Billions of years have elapsed since the beginnings of the universe. A solar system on the edge of a galaxy contains eight planets including one planet with a single moon. This planet appears to be unique among the other planets, as it is orbiting at a particular distance away from the sun to maintain surface temperatures above the freezing temperature of water. This is important, as the majority of the surface of the planet is covered in water.
The planet’s rotation is prograde with a rotational axis of 23.5 degrees from the plane of its orbit around the sun. The planet rotates once every 23 hours, 56 minutes and 4.09053 seconds, called the sidereal period, and its circumference is roughly 40,075 kilometres. Thus, the surface of the planet at the equator moves at a speed of 460 metres per second.1
This planet is unique in another characteristic feature, the presence of biological life forms.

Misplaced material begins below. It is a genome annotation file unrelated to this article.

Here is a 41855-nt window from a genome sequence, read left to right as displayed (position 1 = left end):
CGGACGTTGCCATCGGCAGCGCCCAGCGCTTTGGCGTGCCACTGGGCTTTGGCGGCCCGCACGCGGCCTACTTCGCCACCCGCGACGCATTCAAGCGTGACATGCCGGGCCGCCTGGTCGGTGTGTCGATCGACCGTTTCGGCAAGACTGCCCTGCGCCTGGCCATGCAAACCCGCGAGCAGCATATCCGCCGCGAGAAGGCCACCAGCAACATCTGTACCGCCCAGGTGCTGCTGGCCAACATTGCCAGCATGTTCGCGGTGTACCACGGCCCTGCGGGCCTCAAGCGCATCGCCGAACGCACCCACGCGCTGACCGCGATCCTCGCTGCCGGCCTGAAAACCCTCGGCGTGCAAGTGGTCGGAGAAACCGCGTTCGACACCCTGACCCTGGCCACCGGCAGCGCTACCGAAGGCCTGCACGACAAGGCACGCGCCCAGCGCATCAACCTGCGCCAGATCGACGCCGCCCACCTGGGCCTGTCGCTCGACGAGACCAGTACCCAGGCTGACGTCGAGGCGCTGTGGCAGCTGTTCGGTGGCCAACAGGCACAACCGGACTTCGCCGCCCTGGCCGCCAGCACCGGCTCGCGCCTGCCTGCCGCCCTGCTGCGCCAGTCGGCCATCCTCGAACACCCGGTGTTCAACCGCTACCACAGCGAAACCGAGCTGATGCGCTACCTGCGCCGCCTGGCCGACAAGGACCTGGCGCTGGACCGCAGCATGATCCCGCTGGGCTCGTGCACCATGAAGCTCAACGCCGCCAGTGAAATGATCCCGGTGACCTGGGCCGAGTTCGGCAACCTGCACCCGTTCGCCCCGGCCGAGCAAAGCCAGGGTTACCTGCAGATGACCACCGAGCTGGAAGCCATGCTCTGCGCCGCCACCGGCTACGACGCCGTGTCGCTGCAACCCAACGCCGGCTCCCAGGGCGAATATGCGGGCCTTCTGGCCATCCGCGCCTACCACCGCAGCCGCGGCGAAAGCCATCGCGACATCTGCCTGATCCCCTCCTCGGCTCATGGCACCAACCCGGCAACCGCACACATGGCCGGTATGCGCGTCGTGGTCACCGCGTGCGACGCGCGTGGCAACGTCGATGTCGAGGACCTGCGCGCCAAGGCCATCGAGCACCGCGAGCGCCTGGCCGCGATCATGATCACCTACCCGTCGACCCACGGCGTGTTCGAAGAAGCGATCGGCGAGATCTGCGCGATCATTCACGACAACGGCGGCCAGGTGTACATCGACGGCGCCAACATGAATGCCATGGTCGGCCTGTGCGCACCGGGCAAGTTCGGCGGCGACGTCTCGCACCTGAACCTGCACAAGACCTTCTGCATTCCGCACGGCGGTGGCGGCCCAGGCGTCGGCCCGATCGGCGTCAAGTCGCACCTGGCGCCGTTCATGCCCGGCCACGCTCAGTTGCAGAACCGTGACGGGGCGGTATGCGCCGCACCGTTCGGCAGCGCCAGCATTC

One species in particular has achieved a level of mastery in its ability to coordinate its actions that it has ascended to the position of an apex predator. Over several centuries, this species, which we will call humans, has gained greater awareness of itself and its environment by the creation of tools to enhance its primitive collection of biological senses. One tool of particular interest is an oral-aural communication system that involves the encoding of cognition into vibrations formed by a complex organic system involving the passage of air through vocal chords past an opening in the mandible that is used for mastication of food. The vibrations cause sound waves that travel through the air in the planet’s atmosphere, a mixture of 78.09 percent nitrogen, 20.95 percent oxygen, and 0.93 percent argon. Trace gases account for the other 0.03 percent, including carbon dioxide, methane, nitrous oxide, and ozone.2 Humans are able to perceive the sound waves through openings on the left and right of the cranium, translating air vibrations into electrical impulses that are decoded by the brain into frequencies that can be separated into noise and signals. If the human has been sufficiently socialized, the signals can be further decoded into a symbol system that correlates to abstract ideas that have been associated, through experience, to concrete objects and processes.